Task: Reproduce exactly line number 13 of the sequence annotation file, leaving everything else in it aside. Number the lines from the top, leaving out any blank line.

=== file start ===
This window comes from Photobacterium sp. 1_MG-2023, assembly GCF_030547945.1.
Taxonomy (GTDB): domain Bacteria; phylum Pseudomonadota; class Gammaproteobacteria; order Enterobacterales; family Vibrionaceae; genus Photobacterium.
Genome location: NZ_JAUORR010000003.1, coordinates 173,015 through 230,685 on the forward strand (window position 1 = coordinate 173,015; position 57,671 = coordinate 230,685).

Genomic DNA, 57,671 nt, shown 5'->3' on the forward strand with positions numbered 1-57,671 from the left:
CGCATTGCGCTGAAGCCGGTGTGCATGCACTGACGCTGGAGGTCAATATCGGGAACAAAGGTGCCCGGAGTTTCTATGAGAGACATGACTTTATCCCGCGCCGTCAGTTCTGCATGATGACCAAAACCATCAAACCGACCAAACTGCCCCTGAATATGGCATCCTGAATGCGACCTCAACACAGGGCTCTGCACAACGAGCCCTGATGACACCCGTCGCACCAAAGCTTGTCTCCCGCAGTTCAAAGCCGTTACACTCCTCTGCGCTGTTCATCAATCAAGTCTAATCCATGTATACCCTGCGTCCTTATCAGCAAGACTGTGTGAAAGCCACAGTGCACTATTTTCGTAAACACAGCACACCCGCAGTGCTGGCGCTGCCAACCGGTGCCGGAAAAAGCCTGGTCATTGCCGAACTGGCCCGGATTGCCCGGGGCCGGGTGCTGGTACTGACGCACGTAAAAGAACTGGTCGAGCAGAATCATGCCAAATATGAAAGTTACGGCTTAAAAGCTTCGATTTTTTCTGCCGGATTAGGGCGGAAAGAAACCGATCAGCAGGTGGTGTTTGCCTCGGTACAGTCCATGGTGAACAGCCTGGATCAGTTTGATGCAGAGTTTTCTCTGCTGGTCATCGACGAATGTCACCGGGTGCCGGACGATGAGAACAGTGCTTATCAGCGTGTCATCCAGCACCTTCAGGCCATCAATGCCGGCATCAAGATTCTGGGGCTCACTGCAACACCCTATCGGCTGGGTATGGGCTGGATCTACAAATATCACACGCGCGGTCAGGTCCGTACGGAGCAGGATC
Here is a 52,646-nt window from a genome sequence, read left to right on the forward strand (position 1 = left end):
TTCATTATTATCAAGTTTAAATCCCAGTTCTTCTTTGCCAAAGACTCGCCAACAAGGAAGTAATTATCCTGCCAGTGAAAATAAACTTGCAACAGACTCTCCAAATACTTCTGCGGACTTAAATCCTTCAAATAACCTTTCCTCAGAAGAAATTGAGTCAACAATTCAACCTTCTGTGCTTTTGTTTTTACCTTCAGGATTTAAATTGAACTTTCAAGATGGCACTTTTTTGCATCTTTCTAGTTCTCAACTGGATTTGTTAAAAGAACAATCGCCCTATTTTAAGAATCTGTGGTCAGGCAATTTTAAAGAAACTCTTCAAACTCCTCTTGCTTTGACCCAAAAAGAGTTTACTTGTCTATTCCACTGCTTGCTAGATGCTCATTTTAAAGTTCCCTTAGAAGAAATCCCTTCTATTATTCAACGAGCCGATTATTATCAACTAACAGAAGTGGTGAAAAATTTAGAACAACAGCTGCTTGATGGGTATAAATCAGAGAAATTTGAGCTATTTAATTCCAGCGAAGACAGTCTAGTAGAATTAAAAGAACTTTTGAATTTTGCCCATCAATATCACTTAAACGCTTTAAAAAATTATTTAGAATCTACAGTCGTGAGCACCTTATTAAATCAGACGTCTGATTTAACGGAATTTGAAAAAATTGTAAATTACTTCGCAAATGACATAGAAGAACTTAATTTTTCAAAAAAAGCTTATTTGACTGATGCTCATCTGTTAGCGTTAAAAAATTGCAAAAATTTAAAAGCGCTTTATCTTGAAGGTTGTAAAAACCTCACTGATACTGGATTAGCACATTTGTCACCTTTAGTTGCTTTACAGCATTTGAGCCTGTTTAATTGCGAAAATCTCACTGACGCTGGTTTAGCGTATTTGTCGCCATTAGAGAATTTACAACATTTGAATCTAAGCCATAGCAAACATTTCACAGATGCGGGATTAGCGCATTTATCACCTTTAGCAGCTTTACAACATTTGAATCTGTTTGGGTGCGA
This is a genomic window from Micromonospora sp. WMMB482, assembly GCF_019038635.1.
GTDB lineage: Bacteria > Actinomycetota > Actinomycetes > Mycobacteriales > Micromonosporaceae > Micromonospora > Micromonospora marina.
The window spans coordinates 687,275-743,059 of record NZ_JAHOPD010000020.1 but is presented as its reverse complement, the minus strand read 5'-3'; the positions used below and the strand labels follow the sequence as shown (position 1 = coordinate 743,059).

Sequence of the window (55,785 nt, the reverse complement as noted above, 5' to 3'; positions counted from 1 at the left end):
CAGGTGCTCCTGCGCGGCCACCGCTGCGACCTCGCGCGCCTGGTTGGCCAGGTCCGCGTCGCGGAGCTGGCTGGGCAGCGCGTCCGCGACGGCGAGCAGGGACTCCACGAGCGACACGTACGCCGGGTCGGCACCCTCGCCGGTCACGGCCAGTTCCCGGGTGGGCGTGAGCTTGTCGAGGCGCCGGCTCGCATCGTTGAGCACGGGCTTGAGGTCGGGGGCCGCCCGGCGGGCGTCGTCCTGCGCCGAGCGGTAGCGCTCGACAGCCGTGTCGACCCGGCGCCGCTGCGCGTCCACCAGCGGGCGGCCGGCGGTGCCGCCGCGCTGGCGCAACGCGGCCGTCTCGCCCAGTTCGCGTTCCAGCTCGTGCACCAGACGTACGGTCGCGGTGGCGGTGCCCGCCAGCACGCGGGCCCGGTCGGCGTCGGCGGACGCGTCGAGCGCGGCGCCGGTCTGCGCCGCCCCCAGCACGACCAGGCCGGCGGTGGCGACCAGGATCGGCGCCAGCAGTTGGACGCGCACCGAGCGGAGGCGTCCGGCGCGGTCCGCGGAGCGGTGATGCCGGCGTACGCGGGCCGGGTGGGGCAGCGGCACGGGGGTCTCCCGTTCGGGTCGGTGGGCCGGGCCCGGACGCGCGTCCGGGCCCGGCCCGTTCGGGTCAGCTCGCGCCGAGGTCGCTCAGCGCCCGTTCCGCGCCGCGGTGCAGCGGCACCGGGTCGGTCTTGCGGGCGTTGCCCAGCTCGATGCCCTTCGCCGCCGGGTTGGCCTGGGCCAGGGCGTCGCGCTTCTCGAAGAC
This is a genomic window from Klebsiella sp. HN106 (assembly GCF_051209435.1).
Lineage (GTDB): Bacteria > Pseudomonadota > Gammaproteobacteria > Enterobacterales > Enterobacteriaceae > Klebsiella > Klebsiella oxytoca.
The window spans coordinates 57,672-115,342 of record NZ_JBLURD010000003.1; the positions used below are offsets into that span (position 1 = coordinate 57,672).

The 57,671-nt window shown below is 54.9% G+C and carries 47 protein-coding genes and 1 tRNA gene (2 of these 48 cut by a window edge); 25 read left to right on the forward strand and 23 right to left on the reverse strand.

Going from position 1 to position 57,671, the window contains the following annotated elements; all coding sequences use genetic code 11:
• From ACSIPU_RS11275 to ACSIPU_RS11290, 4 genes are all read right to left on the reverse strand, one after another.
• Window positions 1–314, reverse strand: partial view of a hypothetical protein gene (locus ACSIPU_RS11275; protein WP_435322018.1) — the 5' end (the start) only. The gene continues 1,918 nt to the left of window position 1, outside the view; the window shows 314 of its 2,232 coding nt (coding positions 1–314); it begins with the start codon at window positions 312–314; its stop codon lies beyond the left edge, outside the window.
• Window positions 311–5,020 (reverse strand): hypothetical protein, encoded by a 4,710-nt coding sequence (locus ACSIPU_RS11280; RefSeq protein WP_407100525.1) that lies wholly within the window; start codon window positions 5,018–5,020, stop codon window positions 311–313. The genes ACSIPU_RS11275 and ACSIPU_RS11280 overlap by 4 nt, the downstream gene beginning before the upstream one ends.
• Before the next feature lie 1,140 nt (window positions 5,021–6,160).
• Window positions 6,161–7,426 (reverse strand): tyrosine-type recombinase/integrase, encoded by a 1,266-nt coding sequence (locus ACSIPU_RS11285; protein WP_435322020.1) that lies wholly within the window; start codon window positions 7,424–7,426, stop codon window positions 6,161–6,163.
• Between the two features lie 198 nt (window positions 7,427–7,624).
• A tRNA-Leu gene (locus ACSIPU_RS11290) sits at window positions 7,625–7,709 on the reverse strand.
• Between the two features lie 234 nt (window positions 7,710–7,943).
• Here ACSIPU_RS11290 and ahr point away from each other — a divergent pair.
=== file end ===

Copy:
This is a genomic window from Klebsiella sp. HN106 (assembly GCF_051209435.1).